We try to stay above the fray around here – engaging in back-and-forth with other bloggers doesn’t seem to benefit the reader – but sometimes the posts just write themselves. Redfin CEO Glenn Kelman, based in Seattle, recently commented on the insularity of Silicon Valley, positing that perhaps one doesn’t have to suffer the hubris – and over-inflated real estate values – of the vaunted tech hub to succeed in technology. Blogger Michael Arrington zinged him for it, suggesting that, “If you don’t think you have what it takes to make it in Silicon Valley, maybe Seattle…is the place for you.” He even goes so far as to insinuate that if you’re not in the Valley, you shouldn’t bother starting a business.
It’s a competitive advantage to be here. And if you aren’t willing to take advantage of every possible advantage to make your crazy startup idea work, perhaps you shouldn’t be an entrepreneur.
Emphasis his. And mine, actually. The hubris of this is astounding. What needs to be said here is that without the rest of the country Arrington dismisses so quickly, all the ideas formulated in the Valley are going exactly nowhere. Like it or not – and many in the Valley don’t like it – entrepreneurs in the consumer sector need to be ever mindful of Sally Stay-At-Home and Carl Cubicle (or vice versa). These folks don’t know a Twitter from a Pownce and don’t care to. They’re looking for technology that will make their lives easier; it’s as simple as that. Technology that doesn’t require they spend hours a day online, submitting articles to be dugg and updating statuses. Technology that insiders dismiss as “tacky garbage,” as Gizmodo called the digital picture frames that are selling well at Target and WalMart stores across the country.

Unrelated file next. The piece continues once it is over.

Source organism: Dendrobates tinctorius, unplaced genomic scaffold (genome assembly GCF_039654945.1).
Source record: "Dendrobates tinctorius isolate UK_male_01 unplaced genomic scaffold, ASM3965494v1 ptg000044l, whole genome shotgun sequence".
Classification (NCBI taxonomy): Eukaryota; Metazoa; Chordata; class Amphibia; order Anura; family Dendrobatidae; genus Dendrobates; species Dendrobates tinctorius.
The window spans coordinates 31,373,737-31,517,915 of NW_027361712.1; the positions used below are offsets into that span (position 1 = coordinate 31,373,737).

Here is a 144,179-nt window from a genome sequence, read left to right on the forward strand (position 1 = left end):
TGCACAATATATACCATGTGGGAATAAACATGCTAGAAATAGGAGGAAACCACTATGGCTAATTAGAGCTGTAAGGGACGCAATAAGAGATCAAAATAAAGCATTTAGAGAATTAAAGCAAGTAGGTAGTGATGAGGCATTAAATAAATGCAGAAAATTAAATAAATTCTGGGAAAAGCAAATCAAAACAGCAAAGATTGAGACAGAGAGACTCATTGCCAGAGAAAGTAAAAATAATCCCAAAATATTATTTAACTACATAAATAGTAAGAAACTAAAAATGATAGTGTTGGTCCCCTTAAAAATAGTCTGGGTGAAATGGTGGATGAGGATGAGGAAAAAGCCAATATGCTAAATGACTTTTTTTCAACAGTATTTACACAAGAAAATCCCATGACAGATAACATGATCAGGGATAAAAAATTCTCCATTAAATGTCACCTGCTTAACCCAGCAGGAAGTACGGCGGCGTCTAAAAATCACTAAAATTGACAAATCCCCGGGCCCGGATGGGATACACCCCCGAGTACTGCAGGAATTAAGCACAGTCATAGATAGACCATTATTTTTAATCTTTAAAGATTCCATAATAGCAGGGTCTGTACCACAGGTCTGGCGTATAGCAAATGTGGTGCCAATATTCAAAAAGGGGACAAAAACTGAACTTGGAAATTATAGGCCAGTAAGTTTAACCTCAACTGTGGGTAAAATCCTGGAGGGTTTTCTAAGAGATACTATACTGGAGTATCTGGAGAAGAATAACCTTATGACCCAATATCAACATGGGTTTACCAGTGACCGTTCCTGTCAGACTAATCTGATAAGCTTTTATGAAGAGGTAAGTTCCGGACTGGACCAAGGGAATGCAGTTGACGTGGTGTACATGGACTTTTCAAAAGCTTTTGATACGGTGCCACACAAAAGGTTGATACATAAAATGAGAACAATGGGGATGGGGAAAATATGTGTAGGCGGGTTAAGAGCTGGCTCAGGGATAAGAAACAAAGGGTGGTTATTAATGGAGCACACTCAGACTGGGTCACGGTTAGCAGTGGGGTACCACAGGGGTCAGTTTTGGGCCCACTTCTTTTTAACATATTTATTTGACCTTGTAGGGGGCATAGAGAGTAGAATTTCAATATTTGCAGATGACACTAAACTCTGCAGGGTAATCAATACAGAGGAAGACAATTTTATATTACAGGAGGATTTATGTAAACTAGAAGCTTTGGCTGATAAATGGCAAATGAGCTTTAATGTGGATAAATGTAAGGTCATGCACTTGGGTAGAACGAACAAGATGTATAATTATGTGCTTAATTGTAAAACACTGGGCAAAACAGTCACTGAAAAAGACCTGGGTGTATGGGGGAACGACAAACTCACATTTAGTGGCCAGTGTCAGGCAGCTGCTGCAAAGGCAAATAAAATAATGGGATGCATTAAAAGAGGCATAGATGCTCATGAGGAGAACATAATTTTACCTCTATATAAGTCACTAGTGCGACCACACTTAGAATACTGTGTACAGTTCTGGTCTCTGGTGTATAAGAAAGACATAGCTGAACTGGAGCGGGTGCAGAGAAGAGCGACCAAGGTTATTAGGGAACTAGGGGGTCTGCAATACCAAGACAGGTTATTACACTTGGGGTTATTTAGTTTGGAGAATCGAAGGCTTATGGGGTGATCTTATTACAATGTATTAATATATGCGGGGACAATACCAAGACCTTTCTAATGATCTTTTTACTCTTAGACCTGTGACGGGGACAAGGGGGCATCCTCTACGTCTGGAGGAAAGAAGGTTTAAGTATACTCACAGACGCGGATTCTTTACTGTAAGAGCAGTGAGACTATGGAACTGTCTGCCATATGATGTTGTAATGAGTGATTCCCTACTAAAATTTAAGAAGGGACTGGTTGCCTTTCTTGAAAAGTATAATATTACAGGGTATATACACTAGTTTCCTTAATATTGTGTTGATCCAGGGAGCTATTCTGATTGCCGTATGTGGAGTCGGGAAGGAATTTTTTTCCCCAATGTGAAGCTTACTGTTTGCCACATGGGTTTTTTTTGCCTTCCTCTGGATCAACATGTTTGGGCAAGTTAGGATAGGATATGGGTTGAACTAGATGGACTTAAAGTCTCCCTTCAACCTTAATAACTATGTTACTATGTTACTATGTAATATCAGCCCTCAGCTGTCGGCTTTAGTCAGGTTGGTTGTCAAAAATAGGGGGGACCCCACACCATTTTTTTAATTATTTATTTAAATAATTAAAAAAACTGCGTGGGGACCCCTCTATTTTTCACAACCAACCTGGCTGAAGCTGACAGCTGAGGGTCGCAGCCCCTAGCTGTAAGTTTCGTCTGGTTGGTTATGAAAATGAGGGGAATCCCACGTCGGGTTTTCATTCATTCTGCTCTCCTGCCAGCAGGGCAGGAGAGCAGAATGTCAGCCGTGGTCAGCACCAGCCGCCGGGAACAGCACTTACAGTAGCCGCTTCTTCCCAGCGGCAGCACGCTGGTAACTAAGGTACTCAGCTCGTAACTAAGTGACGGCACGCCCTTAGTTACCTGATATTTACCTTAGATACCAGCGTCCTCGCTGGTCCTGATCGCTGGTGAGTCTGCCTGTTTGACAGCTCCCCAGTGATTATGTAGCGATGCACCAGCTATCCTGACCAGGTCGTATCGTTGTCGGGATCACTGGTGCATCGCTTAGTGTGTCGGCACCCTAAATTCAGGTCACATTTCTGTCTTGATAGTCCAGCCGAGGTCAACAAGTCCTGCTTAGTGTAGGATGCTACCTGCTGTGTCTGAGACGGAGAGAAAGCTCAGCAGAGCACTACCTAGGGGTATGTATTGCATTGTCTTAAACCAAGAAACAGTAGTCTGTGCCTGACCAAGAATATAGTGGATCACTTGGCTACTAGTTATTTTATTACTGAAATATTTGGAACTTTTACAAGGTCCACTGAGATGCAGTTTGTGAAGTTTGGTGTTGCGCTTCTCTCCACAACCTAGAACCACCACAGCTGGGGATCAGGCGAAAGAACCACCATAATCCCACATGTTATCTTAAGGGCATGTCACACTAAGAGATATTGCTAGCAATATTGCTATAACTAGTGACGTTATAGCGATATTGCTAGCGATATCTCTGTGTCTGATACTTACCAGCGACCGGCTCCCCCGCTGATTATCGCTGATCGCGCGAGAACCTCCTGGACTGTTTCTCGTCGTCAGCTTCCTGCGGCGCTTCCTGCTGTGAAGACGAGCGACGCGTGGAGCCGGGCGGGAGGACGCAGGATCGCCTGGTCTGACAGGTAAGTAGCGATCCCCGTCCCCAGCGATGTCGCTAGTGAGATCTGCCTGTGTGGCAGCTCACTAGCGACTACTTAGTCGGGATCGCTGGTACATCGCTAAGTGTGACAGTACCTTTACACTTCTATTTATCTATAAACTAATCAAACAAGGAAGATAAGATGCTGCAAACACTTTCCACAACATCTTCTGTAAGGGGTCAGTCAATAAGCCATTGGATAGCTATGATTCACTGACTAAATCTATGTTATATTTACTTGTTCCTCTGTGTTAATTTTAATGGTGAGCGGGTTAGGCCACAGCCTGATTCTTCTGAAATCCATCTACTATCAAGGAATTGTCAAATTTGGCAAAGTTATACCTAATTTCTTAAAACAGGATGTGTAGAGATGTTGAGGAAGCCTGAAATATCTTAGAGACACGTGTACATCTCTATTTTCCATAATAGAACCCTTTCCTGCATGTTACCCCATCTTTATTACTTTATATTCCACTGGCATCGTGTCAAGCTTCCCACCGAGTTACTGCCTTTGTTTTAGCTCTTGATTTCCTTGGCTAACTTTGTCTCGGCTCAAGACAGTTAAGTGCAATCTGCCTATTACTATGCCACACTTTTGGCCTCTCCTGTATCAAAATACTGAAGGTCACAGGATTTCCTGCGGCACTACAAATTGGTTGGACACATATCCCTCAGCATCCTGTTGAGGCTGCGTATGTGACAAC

This is not a new bandwagon on which I’m jumping. My ongoing (and some say annoying) mantra is to remember the outsiders. That until we recognize and strive to understand the real computing needs of everyday consumers, we can’t truly effect a change in people’s lives. And understanding everyday consumers means getting out of Silicon Valley. The majority of commenters on Arrington’s post echo this sentiment. One in particular hit the nail on the head: “…it’s easy to fool yourself into thinking you’re working on something big that has appeal outside the valley.”
There’s one more point I have to make and then I’ll leave this rant. Arrington inadvertently bolstered one of Glenn’s arguments – that no one in the Valley can afford to grow up – with the following:
Making lifestyle choices is fine, but don’t delude yourself into thinking those choices are anything but a tradeoff. If staring at lakes and skiing after work are important to you, don’t pretend to be surprised when your startup doesn’t cut it.
There are many people like me and Glenn who, after networking our asses off in Silicon Valley and bleeding our bank accounts dry for rent, looked around and realized we weren’t happy. That immersing ourselves in startups 24-7 was getting a little old and that – gasp – we wanted to enjoy ourselves. That it turns out you don’t have to pay $1M for a 2 bedroom house that needs major repair and can instead buy a mansion and a T3 line anywhere in the world and still keep a close eye on all things technology.
Silicon Valley is a great environment. It is necessary to make some pilgrimages there when starting a business. It is a thriving hub of ideas that every entrepreneur should experience. But it isn’t the end-all, be-all. I don’t have the time or space to list the market-altering technologies that sprouted elsewhere. It really isn’t necessary; any seasoned entrepreneur will agree: innovation happens between the ears, not between San Francisco and San Jose.
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